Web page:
Religiosity in the U.S.
furuhashi.1 at osu.edu
Thu Jun 11 22:07:24 PDT 1998
Michael Hoover wrote:
>similarly, something is being lost (nay, ignored) in the recent religious
>threads: the pervasiveness of religiosity - right, left, mainstream -
>in the United States...consider the consistent use the state makes of
>religion - talk of a principled separation of church and state to the
>contrary notwithstanding: from prayers with which Congress and other
>legislatures customarily open their sessions to the work of chaplains
>the military and from invocations of the deity and *his* divine
>providence in the speeches of politicians to the requirement by
>congressional statute that the phrase "In God We Trust" decorate our
>money..."civil" religion as practiced in the US has extended into
>virtually every symbol, ritual, and festival by which the nation
>proclaims its propriety: holidays, sporting contests, corporate ads...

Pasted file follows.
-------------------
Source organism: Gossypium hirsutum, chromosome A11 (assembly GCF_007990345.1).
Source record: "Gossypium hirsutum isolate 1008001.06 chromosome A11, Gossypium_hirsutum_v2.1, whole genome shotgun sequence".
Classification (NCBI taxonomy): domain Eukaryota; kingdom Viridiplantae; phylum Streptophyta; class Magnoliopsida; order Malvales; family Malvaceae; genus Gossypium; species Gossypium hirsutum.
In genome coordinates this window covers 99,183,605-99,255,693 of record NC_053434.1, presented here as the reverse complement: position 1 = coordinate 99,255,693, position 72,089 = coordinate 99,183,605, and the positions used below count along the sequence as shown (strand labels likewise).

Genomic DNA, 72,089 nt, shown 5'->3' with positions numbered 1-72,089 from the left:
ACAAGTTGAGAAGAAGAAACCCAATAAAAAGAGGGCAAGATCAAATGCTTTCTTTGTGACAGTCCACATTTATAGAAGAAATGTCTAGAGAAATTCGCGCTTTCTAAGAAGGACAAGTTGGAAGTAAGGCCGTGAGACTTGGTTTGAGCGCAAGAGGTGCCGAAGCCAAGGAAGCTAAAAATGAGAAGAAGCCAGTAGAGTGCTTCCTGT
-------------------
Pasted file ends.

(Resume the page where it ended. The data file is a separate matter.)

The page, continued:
>this nation's myth, with its distinctive understanding of itself as a
>people coming out of history with an identity and purpose different from
>that of any other nation, is cast in specifically biblical terms...
This pervasiveness of pious expressions--including coyness and timidity of
atheists in the face of the pious--must be a result of the lack of class
consciousness + class politics. One of the unstated requirements for
participation in public political discourse in the USA seems to me to be an
ability to swallow an unlimited amount of pious hypocrisy, and this high
tolerance for hypocrisy--that is, theory-practice inconsistency--looks like
a measure of depoliticization of workers. At the same time, God-reinforced
nationalism and American exceptionalism are major--perhaps the most
important--obstacles for the developement of class consciousness + class
politics. There's a vicious circle here!
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